FES 2023 proposes to replace the list of eligible joint venture activities with an industry agnostic "all or substantially all commercial activities" requirement. In addition, it is proposed that all electing participants must be registered for GST/HST purposes. It is further proposed that the operator be resident in Canada and have a monthly reporting period. It is intended that the election form be filed with the Canada Revenue Agency, a new requirement for the joint venture election. The requirement for the operator to have an ownership interest or primary responsibility for the operation control over the carrying on of the day-to-day operations of the joint venture will be carried over under new provisions.
Finally, it is proposed that the new regime replace existing deeming measures in respect of activities between participants with more detailed deeming measures. These include an allocation of responsibility for taxable benefit rules, capital property change-in-use rules, bad debt rules, drop shipment rules and the application of the forfeiture and extinguished debt rules under section 182 of the Excise Tax Act. The Federal Government appears particularly interested in how that responsibility should be allocated as between the operator and participants in respect of these deeming rules.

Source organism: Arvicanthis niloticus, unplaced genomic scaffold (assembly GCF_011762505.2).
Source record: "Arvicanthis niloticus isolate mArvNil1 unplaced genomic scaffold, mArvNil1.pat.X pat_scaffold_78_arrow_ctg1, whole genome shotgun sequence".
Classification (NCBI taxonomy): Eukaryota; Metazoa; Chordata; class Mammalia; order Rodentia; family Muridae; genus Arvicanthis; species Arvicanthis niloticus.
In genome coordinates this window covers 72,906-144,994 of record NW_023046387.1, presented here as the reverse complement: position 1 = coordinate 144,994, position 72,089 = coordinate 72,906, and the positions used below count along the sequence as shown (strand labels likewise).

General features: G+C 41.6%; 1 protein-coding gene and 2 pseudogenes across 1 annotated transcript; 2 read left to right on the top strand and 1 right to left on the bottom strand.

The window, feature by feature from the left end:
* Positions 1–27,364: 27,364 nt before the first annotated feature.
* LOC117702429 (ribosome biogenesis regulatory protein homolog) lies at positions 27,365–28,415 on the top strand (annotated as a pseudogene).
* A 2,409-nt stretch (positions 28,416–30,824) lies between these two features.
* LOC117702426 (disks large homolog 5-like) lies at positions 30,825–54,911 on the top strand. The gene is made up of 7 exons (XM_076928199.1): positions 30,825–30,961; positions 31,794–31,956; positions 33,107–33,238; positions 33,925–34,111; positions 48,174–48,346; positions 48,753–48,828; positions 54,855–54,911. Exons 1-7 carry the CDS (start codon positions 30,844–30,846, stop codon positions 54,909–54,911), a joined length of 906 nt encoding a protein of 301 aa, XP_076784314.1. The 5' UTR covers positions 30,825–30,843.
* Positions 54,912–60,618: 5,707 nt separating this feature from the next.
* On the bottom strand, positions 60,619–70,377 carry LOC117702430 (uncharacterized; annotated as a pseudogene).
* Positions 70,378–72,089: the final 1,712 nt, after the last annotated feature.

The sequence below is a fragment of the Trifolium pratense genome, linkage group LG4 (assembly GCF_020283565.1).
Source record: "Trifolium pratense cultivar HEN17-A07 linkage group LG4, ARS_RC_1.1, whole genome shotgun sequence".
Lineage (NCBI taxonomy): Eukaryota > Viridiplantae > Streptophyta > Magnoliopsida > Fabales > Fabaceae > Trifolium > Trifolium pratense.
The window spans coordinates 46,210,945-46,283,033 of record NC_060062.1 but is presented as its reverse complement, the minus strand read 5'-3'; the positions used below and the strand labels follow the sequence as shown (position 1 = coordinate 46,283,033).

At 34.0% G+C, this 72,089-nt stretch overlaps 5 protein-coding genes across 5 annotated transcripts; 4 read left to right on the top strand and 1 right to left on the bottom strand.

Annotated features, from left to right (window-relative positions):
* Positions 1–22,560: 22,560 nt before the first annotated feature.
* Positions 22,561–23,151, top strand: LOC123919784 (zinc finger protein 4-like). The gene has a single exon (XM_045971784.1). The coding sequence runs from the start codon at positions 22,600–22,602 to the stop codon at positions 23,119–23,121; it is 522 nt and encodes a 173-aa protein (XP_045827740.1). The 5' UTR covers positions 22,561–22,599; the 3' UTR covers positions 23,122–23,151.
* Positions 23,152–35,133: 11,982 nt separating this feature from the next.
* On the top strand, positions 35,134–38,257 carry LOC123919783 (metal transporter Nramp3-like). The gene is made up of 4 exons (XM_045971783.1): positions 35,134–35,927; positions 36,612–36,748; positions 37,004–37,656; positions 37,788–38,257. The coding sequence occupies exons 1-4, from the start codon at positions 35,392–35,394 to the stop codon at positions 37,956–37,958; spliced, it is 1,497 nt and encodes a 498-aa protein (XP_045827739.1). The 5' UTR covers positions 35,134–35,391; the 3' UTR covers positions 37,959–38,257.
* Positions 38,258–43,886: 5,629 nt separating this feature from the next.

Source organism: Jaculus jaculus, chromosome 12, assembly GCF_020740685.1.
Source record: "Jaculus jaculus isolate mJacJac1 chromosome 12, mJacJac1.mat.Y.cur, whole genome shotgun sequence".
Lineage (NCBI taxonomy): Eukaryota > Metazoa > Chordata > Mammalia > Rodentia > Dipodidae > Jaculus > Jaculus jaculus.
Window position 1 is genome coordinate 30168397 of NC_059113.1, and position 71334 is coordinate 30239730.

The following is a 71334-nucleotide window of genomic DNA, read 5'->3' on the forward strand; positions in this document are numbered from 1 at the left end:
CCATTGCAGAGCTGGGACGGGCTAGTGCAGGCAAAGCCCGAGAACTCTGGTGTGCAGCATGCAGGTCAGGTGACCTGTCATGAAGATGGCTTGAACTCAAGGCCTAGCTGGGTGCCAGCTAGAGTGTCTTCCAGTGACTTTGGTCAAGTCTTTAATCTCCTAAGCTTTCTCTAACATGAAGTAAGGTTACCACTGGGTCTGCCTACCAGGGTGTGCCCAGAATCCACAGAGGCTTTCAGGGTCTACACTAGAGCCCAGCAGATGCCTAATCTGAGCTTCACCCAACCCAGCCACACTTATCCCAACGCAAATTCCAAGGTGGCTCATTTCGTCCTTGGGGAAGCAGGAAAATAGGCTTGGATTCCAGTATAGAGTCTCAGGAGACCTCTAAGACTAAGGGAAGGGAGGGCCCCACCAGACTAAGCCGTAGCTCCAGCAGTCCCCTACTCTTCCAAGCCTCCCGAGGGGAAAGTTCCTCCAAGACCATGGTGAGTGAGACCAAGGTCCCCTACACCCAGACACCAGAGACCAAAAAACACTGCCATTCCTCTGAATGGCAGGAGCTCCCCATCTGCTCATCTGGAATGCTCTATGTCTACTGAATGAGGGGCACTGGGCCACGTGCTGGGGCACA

Removing the GST from new co-op rental housing
It is proposed that co-operative housing corporations that provide long-term rental accommodation also would be eligible for the removal of the GST (and the federal component of the HST) on new rental housing, consistent with recent announcements in respect of certain purpose-built rental housing. FES 2023 states that the measure is not intended to apply to co-operative housing corporations where occupants have an ownership or equity interest.
Exempting psychotherapists' and counselling therapists' services from GST/HST
FES 2023 proposes to add psychotherapists and counselling therapists to the list of health care practitioners whose professional services, when rendered to individuals, are exempt from the GST/HST. This measure would apply on royal assent of the enacting legislation.